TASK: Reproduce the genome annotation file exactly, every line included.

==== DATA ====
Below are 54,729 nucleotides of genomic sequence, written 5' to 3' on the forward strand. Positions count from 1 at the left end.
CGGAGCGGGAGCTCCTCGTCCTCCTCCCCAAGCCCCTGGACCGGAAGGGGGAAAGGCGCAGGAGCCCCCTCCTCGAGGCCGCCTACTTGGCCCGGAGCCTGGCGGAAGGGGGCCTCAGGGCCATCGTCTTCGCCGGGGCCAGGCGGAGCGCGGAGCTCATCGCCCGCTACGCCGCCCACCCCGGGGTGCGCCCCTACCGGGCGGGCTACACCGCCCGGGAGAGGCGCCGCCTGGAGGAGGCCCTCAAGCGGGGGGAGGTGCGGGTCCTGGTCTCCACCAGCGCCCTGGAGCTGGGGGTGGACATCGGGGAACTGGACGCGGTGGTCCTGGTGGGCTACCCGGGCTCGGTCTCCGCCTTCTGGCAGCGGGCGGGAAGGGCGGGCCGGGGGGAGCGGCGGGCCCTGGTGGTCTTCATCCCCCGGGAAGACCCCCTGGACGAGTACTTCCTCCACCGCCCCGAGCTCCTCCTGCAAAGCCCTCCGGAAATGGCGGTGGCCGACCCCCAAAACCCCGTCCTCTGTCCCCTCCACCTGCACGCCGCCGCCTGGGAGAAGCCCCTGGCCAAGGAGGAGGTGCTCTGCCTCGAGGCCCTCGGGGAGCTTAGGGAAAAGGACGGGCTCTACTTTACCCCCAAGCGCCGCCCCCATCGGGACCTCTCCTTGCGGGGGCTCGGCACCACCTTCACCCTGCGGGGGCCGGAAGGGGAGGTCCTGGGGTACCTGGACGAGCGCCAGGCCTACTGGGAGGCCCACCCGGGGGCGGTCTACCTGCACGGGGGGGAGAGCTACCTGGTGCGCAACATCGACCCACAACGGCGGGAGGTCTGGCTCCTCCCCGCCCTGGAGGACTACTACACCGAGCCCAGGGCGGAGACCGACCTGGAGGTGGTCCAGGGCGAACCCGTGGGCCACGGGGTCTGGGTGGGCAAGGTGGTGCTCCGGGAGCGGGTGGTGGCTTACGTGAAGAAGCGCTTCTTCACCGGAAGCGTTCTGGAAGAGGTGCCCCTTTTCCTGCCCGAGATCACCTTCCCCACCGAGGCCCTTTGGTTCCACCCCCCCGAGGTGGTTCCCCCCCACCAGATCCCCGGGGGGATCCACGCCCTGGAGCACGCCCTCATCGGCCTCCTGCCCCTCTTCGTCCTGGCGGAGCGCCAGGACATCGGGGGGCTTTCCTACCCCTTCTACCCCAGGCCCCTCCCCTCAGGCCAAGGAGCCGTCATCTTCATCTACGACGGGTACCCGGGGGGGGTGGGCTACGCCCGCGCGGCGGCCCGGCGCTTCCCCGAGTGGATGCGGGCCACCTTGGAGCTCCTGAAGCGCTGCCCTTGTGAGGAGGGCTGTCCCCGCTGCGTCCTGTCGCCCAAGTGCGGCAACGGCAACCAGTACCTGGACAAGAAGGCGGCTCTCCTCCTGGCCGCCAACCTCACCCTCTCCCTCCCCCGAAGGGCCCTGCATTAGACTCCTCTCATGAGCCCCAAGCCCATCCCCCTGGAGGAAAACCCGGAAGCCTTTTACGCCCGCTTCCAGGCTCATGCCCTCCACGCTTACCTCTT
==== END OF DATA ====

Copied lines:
Below are 54,729 nucleotides of genomic sequence, written 5' to 3' on the forward strand. Positions count from 1 at the left end.
CGGAGCGGGAGCTCCTCGTCCTCCTCCCCAAGCCCCTGGACCGGAAGGGGGAAAGGCGCAGGAGCCCCCTCCTCGAGGCCGCCTACTTGGCCCGGAGCCTGGCGGAAGGGGGCCTCAGGGCCATCGTCTTCGCCGGGGCCAGGCGGAGCGCGGAGCTCATCGCCCGCTACGCCGCCCACCCCGGGGTGCGCCCCTACCGGGCGGGCTACACCGCCCGGGAGAGGCGCCGCCTGGAGGAGGCCCTCAAGCGGGGGGAGGTGCGGGTCCTGGTCTCCACCAGCGCCCTGGAGCTGGGGGTGGACATCGGGGAACTGGACGCGGTGGTCCTGGTGGGCTACCCGGGCTCGGTCTCCGCCTTCTGGCAGCGGGCGGGAAGGGCGGGCCGGGGGGAGCGGCGGGCCCTGGTGGTCTTCATCCCCCGGGAAGACCCCCTGGACGAGTACTTCCTCCACCGCCCCGAGCTCCTCCTGCAAAGCCCTCCGGAAATGGCGGTGGCCGACCCCCAAAACCCCGTCCTCTGTCCCCTCCACCTGCACGCCGCCGCCTGGGAGAAGCCCCTGGCCAAGGAGGAGGTGCTCTGCCTCGAGGCCCTCGGGGAGCTTAGGGAAAAGGACGGGCTCTACTTTACCCCCAAGCGCCGCCCCCATCGGGACCTCTCCTTGCGGGGGCTCGGCACCACCTTCACCCTGCGGGGGCCGGAAGGGGAGGTCCTGGGGTACCTGGACGAGCGCCAGGCCTACTGGGAGGCCCACCCGGGGGCGGTCTACCTGCACGGGGGGGAGAGCTACCTGGTGCGCAACATCGACCCACAACGGCGGGAGGTCTGGCTCCTCCCCGCCCTGGAGGACTACTACACCGAGCCCAGGGCGGAGACCGACCTGGAGGTGGTCCAGGGCGAACCCGTGGGCCACGGGGTCTGGGTGGGCAAGGTGGTGCTCCGGGAGCGGGTGGTGGCTTACGTGAAGAAGCGCTTCTTCACCGGAAGCGTTCTGGAAGAGGTGCCCCTTTTCCTGCCCGAGATCACCTTCCCCACCGAGGCCCTTTGGTTCCACCCCCCCGAGGTGGTTCCCCCCCACCAGATCCCCGGGGGGATCCACGCCCTGGAGCACGCCCTCATCGGCCTCCTGCCCCTCTTCGTCCTGGCGGAGCGCCAGGACATCGGGGGGCTTTCCTACCCCTTCTACCCCAGGCCCCTCCCCTCAGGCCAAGGAGCCGTCATCTTCATCTACGACGGGTACCCGGGGGGGGTGGGCTACGCCCGCGCGGCGGCCCGGCGCTTCCCCGAGTGGATGCGGGCCACCTTGGAGCTCCTGAAGCGCTGCCCTTGTGAGGAGGGCTGTCCCCGCTGCGTCCTGTCGCCCAAGTGCGGCAACGGCAACCAGTACCTGGACAAGAAGGCGGCTCTCCTCCTGGCCGCCAACCTCACCCTCTCCCTCCCCCGAAGGGCCCTGCATTAGACTCCTCTCATGAGCCCCAAGCCCATCCCCCTGGAGGAAAACCCGGAAGCCTTTTACGCCCGCTTCCAGGCTCATGCCCTCCACGCTTACCTCTT